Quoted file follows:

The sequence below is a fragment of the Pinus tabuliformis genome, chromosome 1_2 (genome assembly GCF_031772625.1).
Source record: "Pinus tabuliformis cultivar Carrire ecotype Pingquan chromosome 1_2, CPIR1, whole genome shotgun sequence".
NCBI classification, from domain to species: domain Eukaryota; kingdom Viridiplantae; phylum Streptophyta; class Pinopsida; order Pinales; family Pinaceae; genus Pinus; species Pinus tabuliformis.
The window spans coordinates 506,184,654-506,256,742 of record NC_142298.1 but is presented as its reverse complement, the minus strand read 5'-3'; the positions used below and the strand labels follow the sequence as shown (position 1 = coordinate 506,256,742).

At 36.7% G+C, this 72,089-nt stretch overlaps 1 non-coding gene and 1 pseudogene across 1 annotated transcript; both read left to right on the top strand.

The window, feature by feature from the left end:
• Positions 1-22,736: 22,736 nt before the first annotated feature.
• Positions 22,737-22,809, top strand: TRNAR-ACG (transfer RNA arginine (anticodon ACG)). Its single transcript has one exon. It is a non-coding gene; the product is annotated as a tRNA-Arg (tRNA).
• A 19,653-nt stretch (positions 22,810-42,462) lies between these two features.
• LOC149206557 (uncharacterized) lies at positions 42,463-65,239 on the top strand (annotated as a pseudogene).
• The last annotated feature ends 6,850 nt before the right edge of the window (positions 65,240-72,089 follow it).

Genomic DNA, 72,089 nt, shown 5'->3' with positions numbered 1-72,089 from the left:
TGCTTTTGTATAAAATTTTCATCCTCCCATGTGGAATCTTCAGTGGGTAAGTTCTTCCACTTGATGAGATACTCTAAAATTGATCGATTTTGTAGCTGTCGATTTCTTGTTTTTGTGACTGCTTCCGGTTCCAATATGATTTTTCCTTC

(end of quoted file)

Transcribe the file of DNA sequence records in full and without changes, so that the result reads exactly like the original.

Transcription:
The sequence below is a fragment of the Pinus tabuliformis genome, chromosome 1_2 (genome assembly GCF_031772625.1).
Source record: "Pinus tabuliformis cultivar Carrire ecotype Pingquan chromosome 1_2, CPIR1, whole genome shotgun sequence".
NCBI classification, from domain to species: domain Eukaryota; kingdom Viridiplantae; phylum Streptophyta; class Pinopsida; order Pinales; family Pinaceae; genus Pinus; species Pinus tabuliformis.
The window spans coordinates 506,184,654-506,256,742 of record NC_142298.1 but is presented as its reverse complement, the minus strand read 5'-3'; the positions used below and the strand labels follow the sequence as shown (position 1 = coordinate 506,256,742).

At 36.7% G+C, this 72,089-nt stretch overlaps 1 non-coding gene and 1 pseudogene across 1 annotated transcript; both read left to right on the top strand.

The window, feature by feature from the left end:
• Positions 1-22,736: 22,736 nt before the first annotated feature.
• Positions 22,737-22,809, top strand: TRNAR-ACG (transfer RNA arginine (anticodon ACG)). Its single transcript has one exon. It is a non-coding gene; the product is annotated as a tRNA-Arg (tRNA).
• A 19,653-nt stretch (positions 22,810-42,462) lies between these two features.
• LOC149206557 (uncharacterized) lies at positions 42,463-65,239 on the top strand (annotated as a pseudogene).
• The last annotated feature ends 6,850 nt before the right edge of the window (positions 65,240-72,089 follow it).

Genomic DNA, 72,089 nt, shown 5'->3' with positions numbered 1-72,089 from the left:
TGCTTTTGTATAAAATTTTCATCCTCCCATGTGGAATCTTCAGTGGGTAAGTTCTTCCACTTGATGAGATACTCTAAAATTGATCGATTTTGTAGCTGTCGATTTCTTGTTTTTGTGACTGCTTCCGGTTCCAATATGATTTTTCCTTC